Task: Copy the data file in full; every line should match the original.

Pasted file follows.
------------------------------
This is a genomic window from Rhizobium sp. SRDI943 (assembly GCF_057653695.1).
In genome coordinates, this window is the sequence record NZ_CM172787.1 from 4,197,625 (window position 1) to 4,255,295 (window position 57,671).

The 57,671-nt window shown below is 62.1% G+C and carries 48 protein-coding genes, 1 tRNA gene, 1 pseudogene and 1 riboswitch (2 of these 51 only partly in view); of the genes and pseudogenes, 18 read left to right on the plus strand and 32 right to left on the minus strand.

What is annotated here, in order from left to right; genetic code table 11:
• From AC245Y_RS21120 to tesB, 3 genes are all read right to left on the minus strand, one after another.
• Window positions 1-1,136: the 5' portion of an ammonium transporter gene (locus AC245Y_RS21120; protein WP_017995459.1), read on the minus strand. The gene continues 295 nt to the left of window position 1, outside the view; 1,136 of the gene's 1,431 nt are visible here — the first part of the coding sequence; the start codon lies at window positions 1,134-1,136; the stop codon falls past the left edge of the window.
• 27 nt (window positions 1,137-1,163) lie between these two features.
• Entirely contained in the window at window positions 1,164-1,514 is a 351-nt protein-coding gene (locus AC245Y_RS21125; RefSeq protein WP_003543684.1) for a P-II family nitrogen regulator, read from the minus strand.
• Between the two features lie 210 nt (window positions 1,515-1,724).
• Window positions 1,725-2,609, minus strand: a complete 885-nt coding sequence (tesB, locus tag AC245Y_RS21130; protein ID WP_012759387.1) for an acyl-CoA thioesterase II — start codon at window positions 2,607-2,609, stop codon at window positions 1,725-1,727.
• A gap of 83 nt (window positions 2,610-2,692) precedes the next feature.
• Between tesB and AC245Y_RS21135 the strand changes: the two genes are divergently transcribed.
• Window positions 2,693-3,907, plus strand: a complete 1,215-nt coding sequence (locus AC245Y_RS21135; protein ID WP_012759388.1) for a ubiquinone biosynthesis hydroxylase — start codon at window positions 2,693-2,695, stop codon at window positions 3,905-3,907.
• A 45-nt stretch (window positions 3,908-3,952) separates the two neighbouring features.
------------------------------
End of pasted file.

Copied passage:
This is a genomic window from Rhizobium sp. SRDI943 (assembly GCF_057653695.1).
In genome coordinates, this window is the sequence record NZ_CM172787.1 from 4,197,625 (window position 1) to 4,255,295 (window position 57,671).

The 57,671-nt window shown below is 62.1% G+C and carries 48 protein-coding genes, 1 tRNA gene, 1 pseudogene and 1 riboswitch (2 of these 51 only partly in view); of the genes and pseudogenes, 18 read left to right on the plus strand and 32 right to left on the minus strand.

What is annotated here, in order from left to right; genetic code table 11:
• From AC245Y_RS21120 to tesB, 3 genes are all read right to left on the minus strand, one after another.
• Window positions 1-1,136: the 5' portion of an ammonium transporter gene (locus AC245Y_RS21120; protein WP_017995459.1), read on the minus strand. The gene continues 295 nt to the left of window position 1, outside the view; 1,136 of the gene's 1,431 nt are visible here — the first part of the coding sequence; the start codon lies at window positions 1,134-1,136; the stop codon falls past the left edge of the window.
• 27 nt (window positions 1,137-1,163) lie between these two features.
• Entirely contained in the window at window positions 1,164-1,514 is a 351-nt protein-coding gene (locus AC245Y_RS21125; RefSeq protein WP_003543684.1) for a P-II family nitrogen regulator, read from the minus strand.
• Between the two features lie 210 nt (window positions 1,515-1,724).
• Window positions 1,725-2,609, minus strand: a complete 885-nt coding sequence (tesB, locus tag AC245Y_RS21130; protein ID WP_012759387.1) for an acyl-CoA thioesterase II — start codon at window positions 2,607-2,609, stop codon at window positions 1,725-1,727.
• A gap of 83 nt (window positions 2,610-2,692) precedes the next feature.
• Between tesB and AC245Y_RS21135 the strand changes: the two genes are divergently transcribed.
• Window positions 2,693-3,907, plus strand: a complete 1,215-nt coding sequence (locus AC245Y_RS21135; protein ID WP_012759388.1) for a ubiquinone biosynthesis hydroxylase — start codon at window positions 2,693-2,695, stop codon at window positions 3,905-3,907.
• A 45-nt stretch (window positions 3,908-3,952) separates the two neighbouring features.